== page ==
The state Senate, led by Majority Leader Malcolm Smith (D−St. Albans) presented a proposal it said would rescue the financially beleaguered MTA from imminent Draconian service cuts and fare hike. But the plan was immediately condemned by transit officials, elected officials and business leaders, some of whom found the Senate’s math faulty.
The Metropolitan Transportation Authority instead appears to be holding out hope for the Ravitch Plan.
“The MTA remains focused on pursing the Ravitch Commission’s comprehensive plan, which puts the transit system back on solid fiscal ground for the long−term,” said MTA spokesman Aaron Donovan. “We appreciate the Senate’s engagement on this issue and hope that agreement can be reached before March 25 on a plan that ensures we can continue to operate, maintain and expand the transit system that is the lifeblood of our economy.”
The condemned plan, announced by Smith in Albany after the Senate declared the proposal for East River bridge tolls dead, provides a payroll tax but no immediate money for the MTA Capital Plan.
Smith said the Senate plan would mean no service cutbacks and a 4 percent fare increase. It would also provide a payroll tax of 25 cents on every $100 in a 12−county area served by the MTA.
The Ravitch Plan to rescue the MTA had specified 34 cents per $100.
But MTA Chairman Dale Hemmerdinger said the Senate plan was “a billion dollars short” of what was needed and would actually mean a 17 percent — not 4 percent — increase in transit fares.
A group of transit, business and state officials who shared the stage with Gov. David Paterson at the state Capitol used phrases such as “disappointing,” “irresponsible” and “slap dash” to describe the Senate plan.
State Assembly Speaker Sheldon Silver (D−Manhattan) said, “During the 1970s fiscal crisis, we stopped investing in the long−term needs of our mass transit system. It was a terrible mistake and had a devastating impact on the city and the millions of New Yorkers who depend on mass transit.”
Paterson cautioned against postponing decisions such as allocating money required for the MTA Capital Plan, which funds big projects like the Second Avenue subway and the East Side Access in Manhattan.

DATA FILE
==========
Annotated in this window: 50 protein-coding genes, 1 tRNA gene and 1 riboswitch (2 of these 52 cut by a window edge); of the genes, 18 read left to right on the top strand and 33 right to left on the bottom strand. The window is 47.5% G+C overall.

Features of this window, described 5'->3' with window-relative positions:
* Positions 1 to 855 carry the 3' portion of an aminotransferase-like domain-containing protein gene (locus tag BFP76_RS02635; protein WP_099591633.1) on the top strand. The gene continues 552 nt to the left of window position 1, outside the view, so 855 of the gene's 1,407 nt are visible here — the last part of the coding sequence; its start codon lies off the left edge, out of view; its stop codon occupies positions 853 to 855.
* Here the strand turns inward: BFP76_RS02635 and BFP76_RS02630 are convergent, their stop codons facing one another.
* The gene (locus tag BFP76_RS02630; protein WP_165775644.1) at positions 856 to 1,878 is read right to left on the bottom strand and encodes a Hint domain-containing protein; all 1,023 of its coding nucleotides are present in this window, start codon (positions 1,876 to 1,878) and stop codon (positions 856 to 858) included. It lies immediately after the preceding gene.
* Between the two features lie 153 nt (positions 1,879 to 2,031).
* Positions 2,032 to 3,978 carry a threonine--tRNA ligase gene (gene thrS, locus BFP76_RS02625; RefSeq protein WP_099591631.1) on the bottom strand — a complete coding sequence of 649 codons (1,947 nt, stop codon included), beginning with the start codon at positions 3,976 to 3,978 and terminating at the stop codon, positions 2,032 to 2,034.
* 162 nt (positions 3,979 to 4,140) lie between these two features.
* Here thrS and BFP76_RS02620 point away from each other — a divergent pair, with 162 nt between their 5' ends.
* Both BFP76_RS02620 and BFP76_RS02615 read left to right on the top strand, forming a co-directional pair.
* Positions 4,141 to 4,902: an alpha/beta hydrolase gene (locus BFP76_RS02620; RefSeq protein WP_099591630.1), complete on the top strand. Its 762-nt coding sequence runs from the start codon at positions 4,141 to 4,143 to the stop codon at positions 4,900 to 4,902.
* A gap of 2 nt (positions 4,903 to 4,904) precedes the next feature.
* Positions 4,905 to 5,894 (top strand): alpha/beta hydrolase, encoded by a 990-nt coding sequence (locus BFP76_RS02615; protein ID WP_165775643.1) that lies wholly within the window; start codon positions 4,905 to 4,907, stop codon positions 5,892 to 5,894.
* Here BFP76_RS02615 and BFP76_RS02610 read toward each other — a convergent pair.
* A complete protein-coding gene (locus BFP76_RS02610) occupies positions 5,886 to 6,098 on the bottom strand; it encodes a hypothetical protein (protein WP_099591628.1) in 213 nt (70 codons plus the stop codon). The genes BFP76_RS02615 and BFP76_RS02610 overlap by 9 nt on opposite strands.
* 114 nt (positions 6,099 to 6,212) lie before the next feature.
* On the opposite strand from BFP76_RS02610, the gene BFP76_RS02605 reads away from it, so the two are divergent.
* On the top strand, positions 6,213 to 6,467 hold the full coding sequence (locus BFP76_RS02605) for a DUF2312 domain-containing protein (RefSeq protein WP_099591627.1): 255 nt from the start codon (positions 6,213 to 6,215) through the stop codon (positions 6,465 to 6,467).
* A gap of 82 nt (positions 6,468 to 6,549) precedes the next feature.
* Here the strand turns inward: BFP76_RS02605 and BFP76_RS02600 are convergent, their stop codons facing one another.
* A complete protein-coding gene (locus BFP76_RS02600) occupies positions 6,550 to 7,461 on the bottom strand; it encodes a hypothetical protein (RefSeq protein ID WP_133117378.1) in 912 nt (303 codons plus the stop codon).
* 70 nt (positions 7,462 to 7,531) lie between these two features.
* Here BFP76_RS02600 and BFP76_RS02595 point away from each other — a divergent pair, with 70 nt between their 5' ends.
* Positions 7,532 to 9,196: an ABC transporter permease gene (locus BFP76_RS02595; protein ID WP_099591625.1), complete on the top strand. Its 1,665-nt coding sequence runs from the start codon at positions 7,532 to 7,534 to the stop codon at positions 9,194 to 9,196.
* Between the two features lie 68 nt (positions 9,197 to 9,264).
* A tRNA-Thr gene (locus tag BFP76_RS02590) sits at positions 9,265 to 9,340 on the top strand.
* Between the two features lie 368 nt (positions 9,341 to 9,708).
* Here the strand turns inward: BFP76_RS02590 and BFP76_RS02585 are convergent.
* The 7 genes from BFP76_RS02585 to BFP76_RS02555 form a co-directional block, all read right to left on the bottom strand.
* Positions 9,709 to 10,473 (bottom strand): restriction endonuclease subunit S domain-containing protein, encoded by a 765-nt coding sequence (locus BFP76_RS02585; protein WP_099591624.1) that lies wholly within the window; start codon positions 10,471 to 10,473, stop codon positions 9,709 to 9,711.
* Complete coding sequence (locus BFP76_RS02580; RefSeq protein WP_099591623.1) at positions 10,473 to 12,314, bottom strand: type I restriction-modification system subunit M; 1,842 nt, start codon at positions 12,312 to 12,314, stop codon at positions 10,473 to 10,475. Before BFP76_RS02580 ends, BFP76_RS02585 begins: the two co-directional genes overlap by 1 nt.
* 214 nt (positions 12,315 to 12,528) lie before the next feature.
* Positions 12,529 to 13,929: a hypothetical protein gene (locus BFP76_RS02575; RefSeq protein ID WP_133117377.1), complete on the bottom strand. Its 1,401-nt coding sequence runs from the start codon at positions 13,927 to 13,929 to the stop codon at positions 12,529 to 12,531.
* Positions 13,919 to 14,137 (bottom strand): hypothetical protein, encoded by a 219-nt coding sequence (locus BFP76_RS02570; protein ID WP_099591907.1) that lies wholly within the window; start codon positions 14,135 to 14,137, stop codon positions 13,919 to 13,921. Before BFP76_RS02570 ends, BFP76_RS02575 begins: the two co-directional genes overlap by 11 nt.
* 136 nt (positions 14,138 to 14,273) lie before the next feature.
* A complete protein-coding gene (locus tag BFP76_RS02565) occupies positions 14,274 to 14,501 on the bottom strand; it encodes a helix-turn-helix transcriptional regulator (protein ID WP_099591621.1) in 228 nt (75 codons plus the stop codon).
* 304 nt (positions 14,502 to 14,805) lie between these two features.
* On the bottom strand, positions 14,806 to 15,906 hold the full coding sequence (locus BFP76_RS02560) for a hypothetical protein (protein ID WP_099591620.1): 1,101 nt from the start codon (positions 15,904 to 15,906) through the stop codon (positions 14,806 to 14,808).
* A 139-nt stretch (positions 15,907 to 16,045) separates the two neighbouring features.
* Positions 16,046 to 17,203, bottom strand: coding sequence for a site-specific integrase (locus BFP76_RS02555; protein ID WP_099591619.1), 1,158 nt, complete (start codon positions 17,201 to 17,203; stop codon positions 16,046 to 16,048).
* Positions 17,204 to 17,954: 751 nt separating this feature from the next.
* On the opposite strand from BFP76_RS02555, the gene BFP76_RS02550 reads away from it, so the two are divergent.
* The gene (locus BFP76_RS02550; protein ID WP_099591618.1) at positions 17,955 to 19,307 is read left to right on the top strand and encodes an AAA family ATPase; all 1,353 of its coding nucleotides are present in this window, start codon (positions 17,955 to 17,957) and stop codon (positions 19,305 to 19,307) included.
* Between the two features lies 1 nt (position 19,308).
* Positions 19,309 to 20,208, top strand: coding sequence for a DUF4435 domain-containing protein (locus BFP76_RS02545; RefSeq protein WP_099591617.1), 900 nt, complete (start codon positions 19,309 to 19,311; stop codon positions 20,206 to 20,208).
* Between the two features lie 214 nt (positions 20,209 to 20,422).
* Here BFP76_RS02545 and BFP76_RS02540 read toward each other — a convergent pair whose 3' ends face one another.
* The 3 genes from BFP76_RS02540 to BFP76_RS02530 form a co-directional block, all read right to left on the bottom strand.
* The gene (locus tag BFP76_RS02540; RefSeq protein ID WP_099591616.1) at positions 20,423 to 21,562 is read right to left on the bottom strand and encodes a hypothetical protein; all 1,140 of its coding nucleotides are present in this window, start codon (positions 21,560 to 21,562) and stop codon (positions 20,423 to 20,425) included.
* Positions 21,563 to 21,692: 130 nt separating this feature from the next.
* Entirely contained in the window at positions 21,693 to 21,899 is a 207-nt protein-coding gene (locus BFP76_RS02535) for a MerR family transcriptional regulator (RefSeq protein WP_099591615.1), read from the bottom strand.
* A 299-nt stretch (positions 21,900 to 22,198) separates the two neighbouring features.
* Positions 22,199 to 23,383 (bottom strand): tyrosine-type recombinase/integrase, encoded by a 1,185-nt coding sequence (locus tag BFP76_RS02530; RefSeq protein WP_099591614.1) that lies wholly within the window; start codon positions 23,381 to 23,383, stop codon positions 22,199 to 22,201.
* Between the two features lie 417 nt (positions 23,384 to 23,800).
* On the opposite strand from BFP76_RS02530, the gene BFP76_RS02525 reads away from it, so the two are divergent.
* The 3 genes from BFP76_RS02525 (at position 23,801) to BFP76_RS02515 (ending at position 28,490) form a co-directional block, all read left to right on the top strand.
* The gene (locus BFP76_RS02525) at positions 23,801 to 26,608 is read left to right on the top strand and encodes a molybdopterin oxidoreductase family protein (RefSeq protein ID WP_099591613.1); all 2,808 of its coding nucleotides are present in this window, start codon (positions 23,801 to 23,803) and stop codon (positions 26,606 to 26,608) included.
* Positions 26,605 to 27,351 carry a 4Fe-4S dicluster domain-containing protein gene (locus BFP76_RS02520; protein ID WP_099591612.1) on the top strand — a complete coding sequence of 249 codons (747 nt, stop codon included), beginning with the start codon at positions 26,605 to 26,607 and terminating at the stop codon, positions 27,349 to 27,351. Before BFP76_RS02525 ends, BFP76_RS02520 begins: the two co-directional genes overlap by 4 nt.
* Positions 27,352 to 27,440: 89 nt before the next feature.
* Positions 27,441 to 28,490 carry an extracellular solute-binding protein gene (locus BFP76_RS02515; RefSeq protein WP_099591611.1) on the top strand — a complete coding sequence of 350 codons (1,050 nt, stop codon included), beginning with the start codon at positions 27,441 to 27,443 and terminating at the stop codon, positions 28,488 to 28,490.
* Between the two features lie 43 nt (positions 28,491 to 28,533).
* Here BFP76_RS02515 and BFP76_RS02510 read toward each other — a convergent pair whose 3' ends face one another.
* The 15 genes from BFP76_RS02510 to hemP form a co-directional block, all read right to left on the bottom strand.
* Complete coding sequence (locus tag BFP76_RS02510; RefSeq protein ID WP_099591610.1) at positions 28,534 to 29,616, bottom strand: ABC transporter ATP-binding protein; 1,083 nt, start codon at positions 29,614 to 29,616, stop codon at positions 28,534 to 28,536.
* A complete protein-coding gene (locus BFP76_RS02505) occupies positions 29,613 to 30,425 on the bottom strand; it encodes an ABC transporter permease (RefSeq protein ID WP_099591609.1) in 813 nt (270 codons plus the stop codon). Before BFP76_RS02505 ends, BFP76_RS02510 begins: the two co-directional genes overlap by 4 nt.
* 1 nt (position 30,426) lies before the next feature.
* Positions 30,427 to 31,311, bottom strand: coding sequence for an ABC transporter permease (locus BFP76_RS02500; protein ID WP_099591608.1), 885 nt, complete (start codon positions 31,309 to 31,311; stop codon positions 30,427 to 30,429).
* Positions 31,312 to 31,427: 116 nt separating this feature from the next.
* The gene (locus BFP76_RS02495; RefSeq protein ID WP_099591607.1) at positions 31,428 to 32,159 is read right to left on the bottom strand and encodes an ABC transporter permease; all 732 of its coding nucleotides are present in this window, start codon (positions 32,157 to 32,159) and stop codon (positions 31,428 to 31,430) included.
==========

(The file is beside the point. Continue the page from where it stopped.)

After days of discussions, the Senate leadership late Monday night abandoned efforts to get enough support to vote to approve tolls on 13 East River bridges. At least five Democratic senators had refused to go along with the bridge tolls.
The bridge tolls were one of two major cash−raising elements of the Ravitch Commission’s recommendations to rescue the MTA, which has a budget gap of $1.28 billion. The MTA had said if no legislative help was forthcoming by its monthly board meeting March 25, it would go ahead with its doomsday plan of service cuts, including the shutdown of two subway lines and 20 bus lines and near−abolition of some overnight service along with fares hikes from 23 percent to 30 percent. Layoffs would include 1,100 MTA employees.
After hearing Smith explain that the Senate was “changing the paradigm” of the MTA in dealing separately with money needed for the Capital Plan, Paterson said leaving such a thing until later was not acceptable.
“This needs to be addressed now,” Paterson said.
Smith criticized the MTA for what he called lack of transparency and said the agency had been reluctant to provide financial information the Senate had asked for. Smith said the Senate also wanted to know more details about long−term needs of the MTA before issuing a “blank check.”
The MTA, for its part, said at its emergency meeting on March 13 that Gary Dellaverson, its MTA chief financial officer, spent several days in Albany answering questions about the agency’s finances.
“We have made every effort to be transparent,” Hemmerdinger said.
City Comptroller William Thompson called the Senate plan “an important first step” in rescuing the MTA and suggested adoption of his plan for taxes according to the weight of vehicles.
Smith last week questioned the validity of the March 25 deadline, after which the MTA said it would put into effect severe service cuts and fare hikes of as much as 30 percent.
Hemmerdinger said there was nothing artificial about the day. He said it would take weeks to reprogram and reset thousands of turnstiles and vending machines and carry out untold kinds of changes.
Andrew Albert, a non−voting member of the MTA board, said the effects of a near−gutting of the transit system would be far−reaching.
“This transportation system affects thousands of people who seldom ride the subway or bus and thousands more who never ride it. It’s the lifeblood of our economy.”
Reach contributing writer Philip Newman by e−mail at news@times
©2009 Community News Group
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